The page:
Her dress was black, her unkempt hands were white,
Her face was wrinkled, her hands skin and bone.
She seemed both merciless and full of spite.
She bade the giant drop Rinaldo down.
Thus she addresses him, while he’s still bound.

27
“Perhaps, sir knight, thou’st heard from flying fame,”
The crone beings, “The customs full of sorrow,
Which we upon this barren rock maintain.
If not, then know that thou shalt die tomorrow,
And in what little time to thee remains,
Lest thou shouldst hope a further space to borrow,
I shall relate to thee the root and cause
Of our most cruel customs and fierce laws.

28
“A noble cavalier of matchless might
Was once this castle’s sovereign and lord.
He gave largesse, and kept his honor bright;
All travelers were welcome at his board.
He gave all wand’rers lodging for the night,
Damsels and pilgrims, cavaliers and bards.
His wife a lady was of high degree;
The fairest woman in the world was she.

29
“Grifone was this worthy baron named.
As Altaripa was this castle known.
His lady rightly was as Stella famed,
Because her beauty like the day-star shone.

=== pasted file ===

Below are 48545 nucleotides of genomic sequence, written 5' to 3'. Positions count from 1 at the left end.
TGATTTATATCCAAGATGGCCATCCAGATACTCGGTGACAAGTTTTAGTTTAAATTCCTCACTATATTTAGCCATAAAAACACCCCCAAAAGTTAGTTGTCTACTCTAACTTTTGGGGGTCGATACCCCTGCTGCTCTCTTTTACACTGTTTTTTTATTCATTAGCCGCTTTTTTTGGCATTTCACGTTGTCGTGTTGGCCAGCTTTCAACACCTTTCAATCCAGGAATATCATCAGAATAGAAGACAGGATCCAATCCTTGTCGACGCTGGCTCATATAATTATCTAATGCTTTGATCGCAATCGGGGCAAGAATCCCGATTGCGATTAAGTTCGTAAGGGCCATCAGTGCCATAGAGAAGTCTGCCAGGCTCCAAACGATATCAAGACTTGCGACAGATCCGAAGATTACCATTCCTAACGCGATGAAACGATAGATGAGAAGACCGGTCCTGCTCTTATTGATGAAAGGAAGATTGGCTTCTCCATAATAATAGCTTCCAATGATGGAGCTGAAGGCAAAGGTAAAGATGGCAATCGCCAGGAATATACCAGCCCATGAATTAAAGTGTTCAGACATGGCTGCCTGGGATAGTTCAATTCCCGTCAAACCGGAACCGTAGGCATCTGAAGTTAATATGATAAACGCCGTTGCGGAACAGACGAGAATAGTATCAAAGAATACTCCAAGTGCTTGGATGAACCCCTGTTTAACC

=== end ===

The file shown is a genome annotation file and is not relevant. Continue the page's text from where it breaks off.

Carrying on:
It was in May, when Earth her joy regained,
Grifone left his castle, all alone,
And passed along the rolling ocean’s strand,
The very beach where you this morn did stand.

30
He roamed into the woods, and chanced to meet
Another knight, who out a-hunting rode.
He hailed him joyfully, and did him greet
With invitation to his own abode.
My husband was this knight of whom I speak:
Marchino, who did fair Aronda hold.
Grifone led him to this very hall,
And honored him, the way he did to all.

31
“Now, as it happened by unhappy chance,
Stella the beautiful he chanced to see.
And Love became his master with one glance.
He saw her comeliness and modesty,
And on her soft and lovely countenance
He gazed, and Love o’er him had mastery.
He longs for nothing, thinks of nothing else
Than how to have the lady for himself.

32
“He left the castle, meditating harm,
And came back home. We saw a great change in
His countenance, but knew not Stella’s charms.
He left Aronda with some of his kin
And took a shield that bore Grifone’s arms,
(For in his face, he somewhat looked like him)
And in the forest he did hide his band,
With armor on, and weapons in their hands.

33
“But he laid by his arms, as if the deer
He meant to hunt, and loud his horn he blew;
Grifon the courteous that winding hears,
For he was in the woods that morning, too.
He finds Marchino the accurst, who peers
Around to spot Grifone’s retinue,
And once he’s certain that he’s all alone,
‘Alas! I’ve lost it!’ he begins to moan.

34
“He hangs his head and sadly looks around,